When I watch the news or read the paper these days, there seems to be nothing but the same negative stuff over and over. Mass shootings, sexual abuse, countries and politicians at odds with each other. The list goes on.
I’m an adult, and processing these issues can be painful and difficult for me. It worries me to think how this bleak news affects our young people. Tweens concern me in particular, because they are are at an age where they’re just starting to understand the implications of the news. Despite all the negativity in the press, I want them to be hopeful for their future and believe that finding common ground between even the most dissimilar people and cultures is possible. How can this be accomplished?
My answer, of course, is books. More specifically, books featuring correspondence between pen pals who come from very different backgrounds.
There are three books like this that I wish I could put into the hands of every tween. They demonstrate that through the simple act of writing letters, cultural divides can be crossed. An added bonus is the fact that these titles are an easy sell. There’s nothing like reading another person’s mail!
Same Sun Here by Silas House and Neela Vaswani
Meena is an Indian immigrant living in New York City and River is a boy growing up in rural Kentucky. Initially, these pen pals don’t seem like they’ll have anything in common. Through their letters, however, the two 12-year-olds reveal that they both face prejudice, have fathers who work away from home, and have special connections with their grandmothers. As they encounter trials and tribulations—Meena coping with her grandmother’s death and River fighting an environmental disaster in his community—they find comfort in their correspondence and become best friends. Although their experiences and upbringings may be worlds apart, they demonstrate how connections across cultural divides is possible.
I Will Always Write Back: How One Letter Changed Two Lives by Caitlin Alifirenka and Martin Ganda
When given a choice of country her pen pal would be from, seventh-grader Caitlin chooses the one she thinks sounds the most exotic, Zimbabwe. And from the moment Martin, a 14-year-old boy from Mutare, receives her letter a few weeks later, the two pen pals are inextricably linked. In this dual memoir, Caitlin’s experiences as a teen in middle-class Hatfield, PA contrast starkly with Martin’s struggles in the slums of Mutare, but through their letters, they become best friends and learn important life lessons from each other. Caitlin comes to recognize her privilege and uses it to help Martin and his family, and Martin sees that he can make his dreams of a better future a reality. The simple act of writing letters makes way for a future neither of them could have predicted.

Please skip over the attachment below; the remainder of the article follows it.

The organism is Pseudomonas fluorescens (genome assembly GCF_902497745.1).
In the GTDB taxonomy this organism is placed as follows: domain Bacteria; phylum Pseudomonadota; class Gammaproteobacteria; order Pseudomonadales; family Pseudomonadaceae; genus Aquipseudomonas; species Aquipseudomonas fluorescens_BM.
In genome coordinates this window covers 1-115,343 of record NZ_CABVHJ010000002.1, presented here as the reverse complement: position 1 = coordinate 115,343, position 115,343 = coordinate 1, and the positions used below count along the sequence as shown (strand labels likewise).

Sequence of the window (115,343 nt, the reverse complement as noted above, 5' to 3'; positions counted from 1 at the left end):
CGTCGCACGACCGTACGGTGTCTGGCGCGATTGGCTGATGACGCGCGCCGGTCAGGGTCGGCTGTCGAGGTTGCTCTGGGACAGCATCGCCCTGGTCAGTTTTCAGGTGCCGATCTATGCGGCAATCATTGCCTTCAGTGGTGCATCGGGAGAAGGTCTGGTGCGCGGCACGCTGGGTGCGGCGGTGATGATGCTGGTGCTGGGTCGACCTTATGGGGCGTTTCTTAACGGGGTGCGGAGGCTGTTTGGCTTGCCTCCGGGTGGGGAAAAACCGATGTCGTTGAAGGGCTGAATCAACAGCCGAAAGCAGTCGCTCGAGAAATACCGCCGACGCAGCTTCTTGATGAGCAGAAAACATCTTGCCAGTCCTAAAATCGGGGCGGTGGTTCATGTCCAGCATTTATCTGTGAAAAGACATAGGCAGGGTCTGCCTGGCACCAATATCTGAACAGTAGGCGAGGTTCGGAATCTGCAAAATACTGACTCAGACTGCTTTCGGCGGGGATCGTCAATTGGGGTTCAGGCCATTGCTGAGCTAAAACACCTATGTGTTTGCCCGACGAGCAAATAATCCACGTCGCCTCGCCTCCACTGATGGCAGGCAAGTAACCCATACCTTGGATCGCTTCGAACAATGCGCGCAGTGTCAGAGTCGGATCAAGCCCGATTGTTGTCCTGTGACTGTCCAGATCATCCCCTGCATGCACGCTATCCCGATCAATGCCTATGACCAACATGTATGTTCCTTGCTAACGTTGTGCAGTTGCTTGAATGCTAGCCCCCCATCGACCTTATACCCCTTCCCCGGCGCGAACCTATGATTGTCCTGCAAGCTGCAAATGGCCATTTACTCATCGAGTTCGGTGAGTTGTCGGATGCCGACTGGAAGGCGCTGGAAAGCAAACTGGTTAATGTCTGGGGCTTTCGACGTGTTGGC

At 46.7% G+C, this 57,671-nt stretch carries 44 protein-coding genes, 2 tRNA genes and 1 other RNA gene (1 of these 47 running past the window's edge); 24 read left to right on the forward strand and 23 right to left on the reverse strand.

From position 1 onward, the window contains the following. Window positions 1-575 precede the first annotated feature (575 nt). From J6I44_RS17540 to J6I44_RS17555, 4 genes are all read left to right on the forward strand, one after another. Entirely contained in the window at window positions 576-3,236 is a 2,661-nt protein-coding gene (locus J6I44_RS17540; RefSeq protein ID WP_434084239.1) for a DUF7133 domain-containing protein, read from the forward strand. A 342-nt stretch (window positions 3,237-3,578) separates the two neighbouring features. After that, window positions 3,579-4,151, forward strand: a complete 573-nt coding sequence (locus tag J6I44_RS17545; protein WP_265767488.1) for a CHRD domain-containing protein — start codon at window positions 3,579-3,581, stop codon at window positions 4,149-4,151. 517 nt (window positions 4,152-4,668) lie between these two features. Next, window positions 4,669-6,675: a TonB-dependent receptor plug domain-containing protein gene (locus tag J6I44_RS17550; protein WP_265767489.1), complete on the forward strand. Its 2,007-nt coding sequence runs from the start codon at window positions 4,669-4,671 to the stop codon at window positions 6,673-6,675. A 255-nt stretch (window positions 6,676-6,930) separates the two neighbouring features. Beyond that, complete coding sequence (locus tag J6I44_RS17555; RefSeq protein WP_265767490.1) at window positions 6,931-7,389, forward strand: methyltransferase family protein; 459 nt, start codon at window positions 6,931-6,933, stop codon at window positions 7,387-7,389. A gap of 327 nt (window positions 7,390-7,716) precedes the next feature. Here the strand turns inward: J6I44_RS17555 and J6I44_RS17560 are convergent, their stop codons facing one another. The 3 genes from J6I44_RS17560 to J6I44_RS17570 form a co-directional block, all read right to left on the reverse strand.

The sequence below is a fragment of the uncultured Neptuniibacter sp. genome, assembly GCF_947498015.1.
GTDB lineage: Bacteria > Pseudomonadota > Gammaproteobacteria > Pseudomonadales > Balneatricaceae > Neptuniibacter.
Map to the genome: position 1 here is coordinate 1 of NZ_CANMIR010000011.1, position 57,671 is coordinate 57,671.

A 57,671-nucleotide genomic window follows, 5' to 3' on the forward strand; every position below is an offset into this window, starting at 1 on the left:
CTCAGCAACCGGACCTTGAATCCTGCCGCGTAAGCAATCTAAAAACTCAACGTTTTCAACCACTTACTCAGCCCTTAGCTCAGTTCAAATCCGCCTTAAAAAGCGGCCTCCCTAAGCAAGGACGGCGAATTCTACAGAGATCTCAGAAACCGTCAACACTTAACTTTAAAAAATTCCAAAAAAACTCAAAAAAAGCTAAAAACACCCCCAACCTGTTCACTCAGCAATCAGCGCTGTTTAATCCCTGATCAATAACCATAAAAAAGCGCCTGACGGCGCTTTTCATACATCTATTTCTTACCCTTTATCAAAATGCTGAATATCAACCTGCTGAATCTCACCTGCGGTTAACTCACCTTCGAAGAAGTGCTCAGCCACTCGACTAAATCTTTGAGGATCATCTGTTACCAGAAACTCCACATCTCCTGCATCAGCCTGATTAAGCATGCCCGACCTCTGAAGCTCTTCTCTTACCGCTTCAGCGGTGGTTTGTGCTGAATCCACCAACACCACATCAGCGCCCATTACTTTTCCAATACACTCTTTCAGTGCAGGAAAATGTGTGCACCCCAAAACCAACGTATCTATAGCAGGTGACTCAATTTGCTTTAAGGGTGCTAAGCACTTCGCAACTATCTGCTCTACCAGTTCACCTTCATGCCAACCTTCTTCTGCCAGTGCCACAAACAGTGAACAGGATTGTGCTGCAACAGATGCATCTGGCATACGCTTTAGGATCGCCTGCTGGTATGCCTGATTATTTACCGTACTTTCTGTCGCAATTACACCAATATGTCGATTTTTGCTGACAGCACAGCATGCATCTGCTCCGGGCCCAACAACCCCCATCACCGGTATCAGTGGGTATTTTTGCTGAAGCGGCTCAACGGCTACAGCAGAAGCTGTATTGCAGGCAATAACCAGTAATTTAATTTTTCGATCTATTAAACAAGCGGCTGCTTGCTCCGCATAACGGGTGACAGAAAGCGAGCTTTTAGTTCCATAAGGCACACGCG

Extra Credit by Andrew Clements
Abby Carson loves the outdoors and wandering the woods on her family’s property. She enjoys it so much, she’s often outside exploring instead of studying, but ignoring her school assignments has caught up with her. If she doesn’t pull up her grades, she’ll have to repeat 6th grade. Abby agrees to hit the books and even takes on an extra credit project: writing to a pen pal in a foreign country. Abby chooses Afghanistan for its mountains (she loves climbing) and sends her first letter.
Sadeed Bayat is the best English student in his class and he is chosen to write back to Abby, but in his little sister’s name. His elders deem it improper for a boy to be writing to a girl. Over the course of their exchange, the pen pals share their cultures and find that they are much more alike than they’d thought.
My hope is these books will inspire young readers to seek commonalities between themselves and anyone perceived as different. Maybe they’ll want a pen pal of their own!
Are there any pen pal books you think today’s young people should read? Did you have a pen pal experience that led to better cultural understanding? Please share in the comments.